In this case, petitioner is personally responsible for the failure to respond to the Court's order to show cause as he is proceeding pro se . Therefore, this factor weighs against petitioner. Accord Muhammad v. Court of Common Pleas of Allegheny Cnty., Pa. , No. 13-2009, 2013 WL 4400877, at *2 (3d Cir. Aug. 16, 2013) (per curiam) (finding first Poulis factor weighs against plaintiff "because as a pro se litigant he is solely responsible for the progress of his case.'") (quoting Briscoe , 538 F.3d at 258-59 (3d Cir. 2008)). As to the second factor, the respondents have not yet appeared in this case, and thus, petitioner's failure to respond to the Court's order to show cause has not prejudiced them at this stage of the proceedings. Accord Williams v. Forte , 270 F.App'x 221, 224 (3d Cir. 2008) (per curiam) (finding that second Poulis factor did not weigh against plaintiff because defendants had not yet been served). However, by failing to respond to the Court's order to show cause, petitioner has shown a history of dilatoriness under the third Poulis factor. Accord Novellino v. N.J. Dep't of Corr. Mountainview Youth Corr. Facility , No. 10-4542, 2012 WL 2339698, at *2 (D.N.J. Mar. 21, 2012) (noting that plaintiff's failure to show cause requiring plaintiff to identify reasons why claim should not be dismissed for failure to prosecute indicates a history of dilatoriness), report and recommendation adopted by , 2012 WL 2339826 (D.N.J. June 15, 2012). As to the fourth and fifth factors, while the Court cannot determine whether petitioner has acted with bad faith, the Court notes that petitioner was warned that failure to respond to the Court's order to show cause would result in dismissal of this action, yet he still failed to respond to the order to show cause. Accord Muhammad , 2013 WL 4400877, at *2 (finding that fifth Poulis factor weighs in favor of dismissal when plaintiff was previously warned that failure to abide by Court order could result in dismissal of his case); Johnson Shavers v. MVM, Inc. , No. 04-666, 2008 WL 304938, at *4 (D.N.J. Jan. 29, 2008) ("As to the fifth Poulis factor, having once dismiss the case for failure to prosecute and warning Plaintiff about the possibility of dismissal , the Court finds that dismissal is the only appropriate sanction.") (emphasis added).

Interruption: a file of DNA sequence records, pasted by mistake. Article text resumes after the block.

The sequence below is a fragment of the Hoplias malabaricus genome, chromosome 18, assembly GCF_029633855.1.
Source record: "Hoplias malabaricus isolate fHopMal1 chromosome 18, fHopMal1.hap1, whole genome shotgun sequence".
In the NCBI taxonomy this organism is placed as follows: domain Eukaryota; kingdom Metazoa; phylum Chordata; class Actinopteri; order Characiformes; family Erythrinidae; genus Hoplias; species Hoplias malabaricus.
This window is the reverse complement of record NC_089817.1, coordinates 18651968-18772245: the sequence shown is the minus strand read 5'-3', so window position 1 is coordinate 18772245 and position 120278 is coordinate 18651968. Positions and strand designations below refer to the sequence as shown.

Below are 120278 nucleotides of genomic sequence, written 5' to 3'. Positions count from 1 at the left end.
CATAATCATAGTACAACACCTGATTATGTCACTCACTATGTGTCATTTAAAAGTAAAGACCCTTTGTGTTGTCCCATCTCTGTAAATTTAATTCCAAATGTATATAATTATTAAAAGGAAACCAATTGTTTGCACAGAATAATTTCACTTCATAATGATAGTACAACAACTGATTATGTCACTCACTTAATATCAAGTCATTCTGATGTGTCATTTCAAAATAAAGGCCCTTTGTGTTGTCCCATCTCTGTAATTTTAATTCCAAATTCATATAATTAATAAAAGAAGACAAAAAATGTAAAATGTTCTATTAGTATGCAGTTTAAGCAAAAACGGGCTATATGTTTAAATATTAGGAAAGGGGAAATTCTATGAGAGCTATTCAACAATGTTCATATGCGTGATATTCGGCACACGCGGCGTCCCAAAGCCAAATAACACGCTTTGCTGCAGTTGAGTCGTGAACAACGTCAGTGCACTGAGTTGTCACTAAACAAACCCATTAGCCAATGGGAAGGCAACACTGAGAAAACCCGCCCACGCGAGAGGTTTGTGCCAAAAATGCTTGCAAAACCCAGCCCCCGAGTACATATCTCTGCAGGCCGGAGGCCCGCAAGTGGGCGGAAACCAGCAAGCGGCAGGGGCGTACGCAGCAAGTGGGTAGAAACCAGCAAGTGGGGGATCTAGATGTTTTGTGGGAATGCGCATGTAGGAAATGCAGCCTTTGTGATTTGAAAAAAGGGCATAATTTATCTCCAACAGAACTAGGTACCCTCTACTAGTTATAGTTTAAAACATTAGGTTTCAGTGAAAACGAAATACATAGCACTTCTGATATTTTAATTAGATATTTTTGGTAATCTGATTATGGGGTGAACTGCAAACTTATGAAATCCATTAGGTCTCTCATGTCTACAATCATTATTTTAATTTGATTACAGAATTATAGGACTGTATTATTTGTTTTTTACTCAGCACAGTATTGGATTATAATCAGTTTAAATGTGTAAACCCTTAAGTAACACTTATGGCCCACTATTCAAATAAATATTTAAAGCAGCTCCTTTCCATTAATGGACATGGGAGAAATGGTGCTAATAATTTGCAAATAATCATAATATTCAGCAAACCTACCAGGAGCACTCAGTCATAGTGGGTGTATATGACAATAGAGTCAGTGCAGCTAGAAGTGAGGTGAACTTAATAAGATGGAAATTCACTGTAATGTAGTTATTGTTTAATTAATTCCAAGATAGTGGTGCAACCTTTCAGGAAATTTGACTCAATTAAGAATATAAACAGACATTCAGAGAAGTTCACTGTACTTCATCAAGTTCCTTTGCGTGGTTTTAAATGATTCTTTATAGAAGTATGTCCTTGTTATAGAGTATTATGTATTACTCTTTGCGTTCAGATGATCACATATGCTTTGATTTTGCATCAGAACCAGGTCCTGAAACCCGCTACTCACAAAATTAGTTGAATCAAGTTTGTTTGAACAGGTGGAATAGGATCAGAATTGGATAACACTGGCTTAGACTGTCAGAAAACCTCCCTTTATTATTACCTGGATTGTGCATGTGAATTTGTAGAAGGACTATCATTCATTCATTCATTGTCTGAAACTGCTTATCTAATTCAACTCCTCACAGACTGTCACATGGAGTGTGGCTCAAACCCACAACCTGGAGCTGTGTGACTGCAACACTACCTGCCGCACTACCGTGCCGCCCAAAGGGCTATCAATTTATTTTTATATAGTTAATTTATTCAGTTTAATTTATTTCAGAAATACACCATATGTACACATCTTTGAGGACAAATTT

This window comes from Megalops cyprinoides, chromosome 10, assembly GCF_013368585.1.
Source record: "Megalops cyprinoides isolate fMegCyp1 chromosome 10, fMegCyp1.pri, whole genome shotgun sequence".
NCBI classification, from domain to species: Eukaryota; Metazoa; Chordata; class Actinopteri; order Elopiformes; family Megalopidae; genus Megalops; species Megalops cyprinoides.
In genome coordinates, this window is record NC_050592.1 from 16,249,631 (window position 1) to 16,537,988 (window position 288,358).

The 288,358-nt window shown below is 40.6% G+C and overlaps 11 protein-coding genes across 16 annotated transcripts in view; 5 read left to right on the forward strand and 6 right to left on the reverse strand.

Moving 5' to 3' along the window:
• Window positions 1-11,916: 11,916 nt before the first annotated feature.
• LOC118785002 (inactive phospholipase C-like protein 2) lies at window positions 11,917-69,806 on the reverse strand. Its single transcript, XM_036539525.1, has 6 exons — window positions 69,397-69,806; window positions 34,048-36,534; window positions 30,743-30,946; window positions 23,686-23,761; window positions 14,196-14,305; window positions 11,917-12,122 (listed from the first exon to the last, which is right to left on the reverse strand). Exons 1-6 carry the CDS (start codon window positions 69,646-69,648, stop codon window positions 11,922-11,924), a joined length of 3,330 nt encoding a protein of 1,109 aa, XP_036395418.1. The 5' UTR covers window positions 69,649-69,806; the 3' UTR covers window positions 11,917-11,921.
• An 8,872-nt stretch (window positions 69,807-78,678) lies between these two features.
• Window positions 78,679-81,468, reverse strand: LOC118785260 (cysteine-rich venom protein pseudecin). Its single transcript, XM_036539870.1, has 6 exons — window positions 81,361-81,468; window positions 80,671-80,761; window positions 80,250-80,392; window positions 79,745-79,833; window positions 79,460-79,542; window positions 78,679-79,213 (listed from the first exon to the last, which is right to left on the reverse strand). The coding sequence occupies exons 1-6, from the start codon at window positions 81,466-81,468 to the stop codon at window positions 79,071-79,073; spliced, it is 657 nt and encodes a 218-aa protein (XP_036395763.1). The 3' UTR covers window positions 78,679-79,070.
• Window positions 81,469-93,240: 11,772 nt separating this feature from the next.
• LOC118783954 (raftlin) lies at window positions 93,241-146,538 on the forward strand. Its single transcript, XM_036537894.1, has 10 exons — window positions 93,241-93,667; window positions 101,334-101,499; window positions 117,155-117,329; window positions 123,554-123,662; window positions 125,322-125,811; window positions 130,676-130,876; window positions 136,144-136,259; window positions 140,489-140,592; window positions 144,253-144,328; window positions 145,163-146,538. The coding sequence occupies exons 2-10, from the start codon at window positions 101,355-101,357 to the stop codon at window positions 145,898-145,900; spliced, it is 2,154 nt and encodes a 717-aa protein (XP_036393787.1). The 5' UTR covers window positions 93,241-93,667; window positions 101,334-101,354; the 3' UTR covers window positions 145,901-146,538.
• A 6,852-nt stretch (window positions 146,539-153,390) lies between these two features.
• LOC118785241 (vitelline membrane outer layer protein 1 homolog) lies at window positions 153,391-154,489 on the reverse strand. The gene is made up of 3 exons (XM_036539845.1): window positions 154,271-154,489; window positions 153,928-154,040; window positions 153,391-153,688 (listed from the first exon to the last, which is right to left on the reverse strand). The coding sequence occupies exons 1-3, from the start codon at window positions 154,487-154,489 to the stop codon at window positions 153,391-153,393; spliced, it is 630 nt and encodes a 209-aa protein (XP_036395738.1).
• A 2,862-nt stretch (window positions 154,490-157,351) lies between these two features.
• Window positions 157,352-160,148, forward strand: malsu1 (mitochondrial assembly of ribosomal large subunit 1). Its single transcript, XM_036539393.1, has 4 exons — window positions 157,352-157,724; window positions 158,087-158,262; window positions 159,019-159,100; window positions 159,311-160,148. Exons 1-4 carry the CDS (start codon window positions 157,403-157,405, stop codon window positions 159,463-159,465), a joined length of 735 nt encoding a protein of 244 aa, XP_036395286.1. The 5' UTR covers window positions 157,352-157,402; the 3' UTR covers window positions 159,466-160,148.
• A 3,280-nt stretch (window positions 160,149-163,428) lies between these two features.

Finally, as to the sixth Poulis factor, the petition does not appear to state a meritorious habeas claim.

Federal law opens two main avenues to relief on complaints related to imprisonment: a petition for habeas corpus, 28 U.S.C. § 2254, and a complaint under the Civil Rights Act of 1871, Rev. Stat. § 1979, as amended, 42 U.S.C. § 1983. Challenges to the validity of any confinement or to the particulars affecting its duration are the province of habeas corpus, Preiser v. Rodriguez , 411 U.S. 475, 500 (1973); requests for relief turning on circumstances of confinement may be presented in a § 1983 action.

Muhammad v. Close , 540 U.S. 749, 750 (2004) (per curiam). The United States Supreme Court has explained that habeas relief is available when the petitioner seeks to invalidate the duration of their confinement - either directly through an injunction compelling speedier release or indirectly through a judicial determination that necessarily implies the unlawfulness of the State's custody." Wilkinson v. Dotson , 544 U.S. 74, 81 (2005).

As this Court noted in the order to show cause, the instant petition, to the extent it is decipherable, does not seek petitioner's release from confinement, but instead seeks a declaration that certain acts done by others were illegal. For example, among other causes of action, petitioner complains about his confinement for two-and-one-half hours when he came to the aid of his son, that a driver's license was issued without the disclosure of an alleged warrant and that there was an "unconstitutional ransom/bail warrant... issued for 216 Federal Reserve Notes." (Dkt. No. 1 at p. 6). The instant petition does not appear to request invalidating petitioner's duration of confinement. Accordingly, the sixth factor weighs in favor of dismissal in this action as the petition does not appear raise proper claims for habeas relief.

Upon considering and weighing the Poulis factors outlined above, the Court finds that dismissal is warranted.

III. CONCLUSION

For the reasons stated in this Opinion, this action will be dismissed without prejudice for failure to prosecute under Federal Rule of Civil Procedure 41(b). An appropriate order will be entered.